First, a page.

Truman Toland, 1922-2011

Truman Toland

My grandpa, Truman Toland, died yesterday, at the age of 89. Healthy and self-sufficient to (almost) the very end, he was a great artist and a great guy.

One of my earliest memories of him was from a family vacation in North Carolina. It was early in the morning and he had come across a tangle of black string that had washed up on the beach (if you’ve been to the Atlantic coast, you will recognize this piece of string). He decided that his project for the day would be to untangle it, and that’s what he did.

He was a Yale-educated classical painter who made his living advertising for Ballantyne in the 60s and 70s, or “slingin’ booze” as he would refer to it. He was as irreverent as a person could possibly be, with the lone exception of the great value he placed on personal responsibility.

In retirement, he was part of a successful urban tree-planting initiative, and would regularly volunteer at the Museum of Natural History & Science in Cincinnati, where one of the jobs he took on was manually (with a scalpel) creating the skin texture for the dinosaur exhibit.

When I recently visited him, one of the things that came up was his amazement at the technology we have today. He’d become old and tired and a bit of an Eyore, and he asked “Why’d I spend all those years learning how to paint photo-realistically? When now, anyone can just pull a cell phone out of his pocket and ‘click!'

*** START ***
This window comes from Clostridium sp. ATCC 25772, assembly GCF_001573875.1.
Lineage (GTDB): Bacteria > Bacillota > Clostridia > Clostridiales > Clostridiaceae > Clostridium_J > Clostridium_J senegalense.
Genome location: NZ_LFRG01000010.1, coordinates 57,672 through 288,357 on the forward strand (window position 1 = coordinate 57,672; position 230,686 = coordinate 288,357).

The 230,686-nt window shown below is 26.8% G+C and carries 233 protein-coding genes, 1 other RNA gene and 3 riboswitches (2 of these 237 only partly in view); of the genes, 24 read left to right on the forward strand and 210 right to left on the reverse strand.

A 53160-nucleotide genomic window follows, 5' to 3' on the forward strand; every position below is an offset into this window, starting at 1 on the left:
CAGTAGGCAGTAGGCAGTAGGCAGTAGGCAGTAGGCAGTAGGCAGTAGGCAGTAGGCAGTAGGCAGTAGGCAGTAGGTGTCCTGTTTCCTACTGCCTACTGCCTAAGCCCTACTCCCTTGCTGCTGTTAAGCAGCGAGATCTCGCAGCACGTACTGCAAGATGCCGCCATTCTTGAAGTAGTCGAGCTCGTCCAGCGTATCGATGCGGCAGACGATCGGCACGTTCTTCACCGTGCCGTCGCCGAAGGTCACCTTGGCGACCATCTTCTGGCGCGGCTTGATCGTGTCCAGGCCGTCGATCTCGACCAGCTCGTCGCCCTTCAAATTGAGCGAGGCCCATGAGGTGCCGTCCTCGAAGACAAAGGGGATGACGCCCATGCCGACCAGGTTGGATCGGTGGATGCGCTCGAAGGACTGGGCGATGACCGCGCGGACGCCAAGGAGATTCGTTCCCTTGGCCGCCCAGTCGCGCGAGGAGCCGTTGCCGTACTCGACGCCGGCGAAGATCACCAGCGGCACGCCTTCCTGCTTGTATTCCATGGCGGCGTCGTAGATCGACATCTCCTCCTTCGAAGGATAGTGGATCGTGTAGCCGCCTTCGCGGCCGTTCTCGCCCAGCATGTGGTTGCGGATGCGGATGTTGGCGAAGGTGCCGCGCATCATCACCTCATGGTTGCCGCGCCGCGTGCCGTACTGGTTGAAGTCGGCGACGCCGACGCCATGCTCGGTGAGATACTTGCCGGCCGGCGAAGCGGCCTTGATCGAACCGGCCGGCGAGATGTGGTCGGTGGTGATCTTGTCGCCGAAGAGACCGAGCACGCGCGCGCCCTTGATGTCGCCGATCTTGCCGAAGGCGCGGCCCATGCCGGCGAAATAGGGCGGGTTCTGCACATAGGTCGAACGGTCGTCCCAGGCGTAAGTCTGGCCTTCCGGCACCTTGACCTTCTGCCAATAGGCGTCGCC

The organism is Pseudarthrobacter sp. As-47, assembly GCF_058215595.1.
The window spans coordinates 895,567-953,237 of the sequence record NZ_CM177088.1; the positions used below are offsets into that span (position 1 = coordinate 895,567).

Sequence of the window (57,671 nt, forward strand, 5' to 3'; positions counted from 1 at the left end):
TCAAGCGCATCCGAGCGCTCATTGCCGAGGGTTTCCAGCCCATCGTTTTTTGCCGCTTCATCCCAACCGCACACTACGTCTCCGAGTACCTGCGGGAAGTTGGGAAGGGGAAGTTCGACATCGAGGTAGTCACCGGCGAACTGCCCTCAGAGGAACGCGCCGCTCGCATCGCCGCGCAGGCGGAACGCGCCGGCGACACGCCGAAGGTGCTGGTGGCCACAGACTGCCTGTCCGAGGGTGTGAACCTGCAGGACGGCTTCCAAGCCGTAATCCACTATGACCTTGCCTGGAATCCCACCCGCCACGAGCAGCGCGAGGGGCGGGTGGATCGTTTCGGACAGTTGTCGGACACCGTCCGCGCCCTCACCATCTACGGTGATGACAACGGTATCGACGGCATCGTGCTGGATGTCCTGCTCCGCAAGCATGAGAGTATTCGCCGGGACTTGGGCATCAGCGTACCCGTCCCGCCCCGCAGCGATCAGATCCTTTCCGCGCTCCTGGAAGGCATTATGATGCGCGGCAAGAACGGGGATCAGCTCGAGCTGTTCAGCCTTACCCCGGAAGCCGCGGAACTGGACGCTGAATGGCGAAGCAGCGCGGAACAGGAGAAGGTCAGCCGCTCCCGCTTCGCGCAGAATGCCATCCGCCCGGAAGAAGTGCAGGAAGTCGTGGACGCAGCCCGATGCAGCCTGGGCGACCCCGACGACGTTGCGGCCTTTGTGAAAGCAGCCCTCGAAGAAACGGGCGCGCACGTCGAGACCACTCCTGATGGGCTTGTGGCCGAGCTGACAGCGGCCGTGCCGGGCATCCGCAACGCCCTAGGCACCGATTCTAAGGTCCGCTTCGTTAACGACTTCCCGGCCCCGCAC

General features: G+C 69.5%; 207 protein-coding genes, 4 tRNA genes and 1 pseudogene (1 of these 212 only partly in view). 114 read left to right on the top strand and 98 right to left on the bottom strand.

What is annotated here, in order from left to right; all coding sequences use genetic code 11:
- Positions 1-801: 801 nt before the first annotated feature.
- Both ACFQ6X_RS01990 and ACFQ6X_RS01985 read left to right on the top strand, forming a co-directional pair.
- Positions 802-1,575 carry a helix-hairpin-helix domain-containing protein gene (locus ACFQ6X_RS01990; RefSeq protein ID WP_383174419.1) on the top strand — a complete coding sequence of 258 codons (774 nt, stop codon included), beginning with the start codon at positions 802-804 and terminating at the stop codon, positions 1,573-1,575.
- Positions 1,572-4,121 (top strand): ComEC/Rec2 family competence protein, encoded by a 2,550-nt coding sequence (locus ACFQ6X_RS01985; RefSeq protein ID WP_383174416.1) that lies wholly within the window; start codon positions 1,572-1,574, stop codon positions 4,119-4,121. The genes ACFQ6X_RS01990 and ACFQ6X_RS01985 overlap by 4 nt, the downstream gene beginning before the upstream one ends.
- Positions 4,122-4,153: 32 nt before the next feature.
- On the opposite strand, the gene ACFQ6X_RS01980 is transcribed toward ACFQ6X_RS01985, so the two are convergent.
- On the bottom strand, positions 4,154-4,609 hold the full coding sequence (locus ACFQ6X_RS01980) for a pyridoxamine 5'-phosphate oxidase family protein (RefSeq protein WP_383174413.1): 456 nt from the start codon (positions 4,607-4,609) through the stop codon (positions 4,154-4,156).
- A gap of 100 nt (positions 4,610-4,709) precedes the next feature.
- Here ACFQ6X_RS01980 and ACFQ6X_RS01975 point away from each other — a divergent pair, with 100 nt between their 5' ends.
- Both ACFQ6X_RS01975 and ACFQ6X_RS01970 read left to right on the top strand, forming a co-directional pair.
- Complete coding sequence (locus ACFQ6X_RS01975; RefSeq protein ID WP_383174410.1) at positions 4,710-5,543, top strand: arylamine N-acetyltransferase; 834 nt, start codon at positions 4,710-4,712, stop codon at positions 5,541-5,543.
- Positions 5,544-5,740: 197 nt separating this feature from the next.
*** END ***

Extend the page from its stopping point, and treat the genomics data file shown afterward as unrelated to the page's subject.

“What was the point?”

The sun was going down on Topsail Island when Grandpa Truman, as I called him back then, successfully picked out the last knot and, taking a small stick in one hand, neatly wound the former tangle around the stick, creating a perfect little spool, which he set aside.

The feat was every bit as amazing as it was boring to a Nintendo kid like me. I wondered what on earth he planned to do with it now that he had finished.

“Go find me another one,” he said, and smiled.

We are all going to miss him a lot.

Take a look at his sketchbooks, and you’ll get a sense of the incredible patience and care with which he did things (not to mention skill). It seems that for a lot of my generation, myself included, this is gone.

posted Thursday, October 13, 2011